Mon 22 Apr 2024

ICO sets priorities on safeguarding children’s data for social media and video-sharing platforms

The Information Commissioner’s Office is honing in on social media and video-sharing platforms by outlining its 2024-2025 priorities for protecting children's personal information online with its Children's code strategy.


The Children's code strategy comes after the ICO introduced its Children’s code of practice in 2021 which is aimed at ensuring online platforms better safeguard children’s data. The code has been well-received and inspired similar codes across the world.  The ICO has provided organisations with advice and intervened where necessary, as well as empowered children with resources on privacy and personal information.  Since the code was introduced, the ICO has been working with experts, regulators, and partners – including Ofcom, the Digital Regulation Cooperation Forum and international counterparts - to inform its work.

Next steps

The ICO is now focussing on enhancing the safety of children using social media and video-sharing platforms by calling for improvements in data protection practices. In the United Kingdom, research shows that 97% of children aged 16-17 use social media platforms, meanwhile 96% of those aged 3-17 use video-sharing platforms.

The use of such platforms can increase harm to children depending on how their personal information is processed. Therefore, the ICO wishes to ensure that more is to be done in protecting children’s personal information and ensuring processing is in the child’s best interest.  John Edwards, UK Information Commissioner, comments that “children’s privacy must not be traded in the chase for profit.  How companies design their online services and use children’s personal information have a significant impact on what young people see and experience in the digital world.”

Key areas of focus

The ICO Children's code strategy is focussing on:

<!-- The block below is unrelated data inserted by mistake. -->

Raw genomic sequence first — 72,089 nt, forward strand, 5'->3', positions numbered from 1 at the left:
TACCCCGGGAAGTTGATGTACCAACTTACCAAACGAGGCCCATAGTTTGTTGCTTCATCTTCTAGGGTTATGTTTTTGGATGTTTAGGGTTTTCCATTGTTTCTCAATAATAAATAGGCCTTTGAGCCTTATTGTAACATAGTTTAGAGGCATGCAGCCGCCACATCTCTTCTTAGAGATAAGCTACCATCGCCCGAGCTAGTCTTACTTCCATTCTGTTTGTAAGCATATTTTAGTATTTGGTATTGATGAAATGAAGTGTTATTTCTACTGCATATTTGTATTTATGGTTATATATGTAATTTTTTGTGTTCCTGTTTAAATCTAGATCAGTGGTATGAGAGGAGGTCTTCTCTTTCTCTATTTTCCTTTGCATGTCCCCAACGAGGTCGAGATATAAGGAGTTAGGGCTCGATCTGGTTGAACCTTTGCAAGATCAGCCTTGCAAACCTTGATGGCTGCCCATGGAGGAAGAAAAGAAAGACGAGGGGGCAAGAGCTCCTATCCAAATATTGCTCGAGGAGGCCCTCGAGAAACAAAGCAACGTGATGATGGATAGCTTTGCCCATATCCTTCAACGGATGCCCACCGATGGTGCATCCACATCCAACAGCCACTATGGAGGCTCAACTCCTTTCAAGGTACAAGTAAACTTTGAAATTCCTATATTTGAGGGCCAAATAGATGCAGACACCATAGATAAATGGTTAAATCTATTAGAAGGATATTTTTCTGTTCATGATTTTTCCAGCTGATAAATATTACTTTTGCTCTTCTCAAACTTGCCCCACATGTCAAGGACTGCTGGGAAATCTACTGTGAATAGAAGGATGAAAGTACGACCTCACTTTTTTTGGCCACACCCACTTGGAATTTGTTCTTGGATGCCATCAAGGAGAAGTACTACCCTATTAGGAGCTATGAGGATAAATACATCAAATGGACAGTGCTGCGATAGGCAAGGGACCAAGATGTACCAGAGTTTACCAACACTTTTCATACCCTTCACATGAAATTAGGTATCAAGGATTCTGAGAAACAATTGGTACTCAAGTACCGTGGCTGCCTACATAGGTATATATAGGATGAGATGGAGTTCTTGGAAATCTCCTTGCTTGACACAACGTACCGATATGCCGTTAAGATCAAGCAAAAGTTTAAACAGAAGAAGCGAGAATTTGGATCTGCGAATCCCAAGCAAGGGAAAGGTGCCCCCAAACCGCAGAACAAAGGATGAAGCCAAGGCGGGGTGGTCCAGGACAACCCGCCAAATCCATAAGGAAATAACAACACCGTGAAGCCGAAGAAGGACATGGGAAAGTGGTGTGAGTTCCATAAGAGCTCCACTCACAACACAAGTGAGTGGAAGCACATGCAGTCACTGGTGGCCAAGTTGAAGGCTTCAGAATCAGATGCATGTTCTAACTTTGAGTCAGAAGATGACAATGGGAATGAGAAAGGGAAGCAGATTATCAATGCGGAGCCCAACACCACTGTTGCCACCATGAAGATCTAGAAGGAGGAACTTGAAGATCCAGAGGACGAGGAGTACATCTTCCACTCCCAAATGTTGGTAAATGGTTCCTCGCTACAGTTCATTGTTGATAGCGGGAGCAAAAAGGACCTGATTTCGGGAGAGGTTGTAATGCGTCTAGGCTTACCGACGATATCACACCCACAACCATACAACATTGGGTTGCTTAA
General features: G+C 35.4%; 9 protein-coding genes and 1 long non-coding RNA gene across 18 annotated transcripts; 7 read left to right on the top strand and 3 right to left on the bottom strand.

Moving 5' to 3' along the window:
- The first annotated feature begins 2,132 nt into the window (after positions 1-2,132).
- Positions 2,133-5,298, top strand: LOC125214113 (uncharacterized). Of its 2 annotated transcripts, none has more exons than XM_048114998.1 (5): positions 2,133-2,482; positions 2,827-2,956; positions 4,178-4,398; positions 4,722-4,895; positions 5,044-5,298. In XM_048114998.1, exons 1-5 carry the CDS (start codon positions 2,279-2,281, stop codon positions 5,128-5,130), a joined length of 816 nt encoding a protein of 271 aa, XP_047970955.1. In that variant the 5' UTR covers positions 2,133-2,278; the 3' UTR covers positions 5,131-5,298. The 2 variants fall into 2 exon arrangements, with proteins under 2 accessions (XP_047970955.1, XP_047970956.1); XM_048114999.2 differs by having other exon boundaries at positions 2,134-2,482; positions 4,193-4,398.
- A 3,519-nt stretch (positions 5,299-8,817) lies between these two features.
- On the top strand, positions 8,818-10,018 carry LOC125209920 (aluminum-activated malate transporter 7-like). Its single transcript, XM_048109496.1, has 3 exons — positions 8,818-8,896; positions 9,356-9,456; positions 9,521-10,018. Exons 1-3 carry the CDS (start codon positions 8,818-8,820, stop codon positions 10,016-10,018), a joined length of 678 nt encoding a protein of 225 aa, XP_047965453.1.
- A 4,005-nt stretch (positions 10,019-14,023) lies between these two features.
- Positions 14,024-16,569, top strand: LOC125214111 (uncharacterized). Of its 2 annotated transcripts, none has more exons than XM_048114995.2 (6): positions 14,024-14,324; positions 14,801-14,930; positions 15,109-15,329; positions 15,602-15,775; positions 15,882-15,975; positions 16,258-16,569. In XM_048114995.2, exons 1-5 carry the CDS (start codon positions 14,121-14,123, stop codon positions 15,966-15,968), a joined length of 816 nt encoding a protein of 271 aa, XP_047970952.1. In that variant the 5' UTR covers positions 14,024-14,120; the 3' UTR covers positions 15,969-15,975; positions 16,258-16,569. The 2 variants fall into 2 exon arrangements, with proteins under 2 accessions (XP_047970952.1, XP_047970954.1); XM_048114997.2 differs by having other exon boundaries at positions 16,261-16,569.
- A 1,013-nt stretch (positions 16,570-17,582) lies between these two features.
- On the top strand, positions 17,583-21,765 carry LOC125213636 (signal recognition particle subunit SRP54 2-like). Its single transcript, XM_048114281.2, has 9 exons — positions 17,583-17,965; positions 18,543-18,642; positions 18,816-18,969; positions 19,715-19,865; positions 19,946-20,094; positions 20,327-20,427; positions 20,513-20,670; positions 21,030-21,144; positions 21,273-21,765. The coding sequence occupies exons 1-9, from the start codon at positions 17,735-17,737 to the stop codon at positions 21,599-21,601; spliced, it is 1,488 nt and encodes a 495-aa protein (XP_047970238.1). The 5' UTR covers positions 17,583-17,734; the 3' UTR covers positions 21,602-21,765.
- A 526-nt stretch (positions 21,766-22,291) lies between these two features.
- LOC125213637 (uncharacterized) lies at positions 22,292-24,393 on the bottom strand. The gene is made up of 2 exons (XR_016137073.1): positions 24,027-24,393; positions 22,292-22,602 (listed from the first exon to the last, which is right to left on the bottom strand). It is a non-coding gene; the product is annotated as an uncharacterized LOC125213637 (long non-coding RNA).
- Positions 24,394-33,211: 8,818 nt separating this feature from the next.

1. Default privacy settings:  By default, children’s profiles should be private, and geolocation turned off. Access to a child’s location risks compromising their safety or mental wellbeing.
  2. Targeted advertisements:  Profiling children for targeting advertising is discouraged without compelling reason.  This should be turned off by default to protect children’s autonomy over their personal information and prevent potential financial harm.
  3. Recommender systems:  The use of children’s information in algorithmically generated content feeds can result in exposure to harmful content.  The ICO encourages the careful design of these systems to avoid such exposure and to prevent excessive screen-time.
  4. Information of children under 13:  Parental consent is required to allow the processing by online platforms of the data of children under the age of 13. The ICO emphasises the importance and dependability of age assurance technologies.

The ICO will continue to engage with stakeholders, international partners, and regulatory bodies to enhance supervision and enforcement efforts on protecting children’s privacy.  The ICO will also gather evidence plan (a call for evidence will be published in summer 2024) and conduct audits on the use of educational technology to better understand privacy risk, challenges, and ensure compliance with data protection laws.

Contact one of our data protection specialists should you have any questions regarding compliance with the ICO’s 2024-2025 Children’s code strategy, or how it might affect your business.

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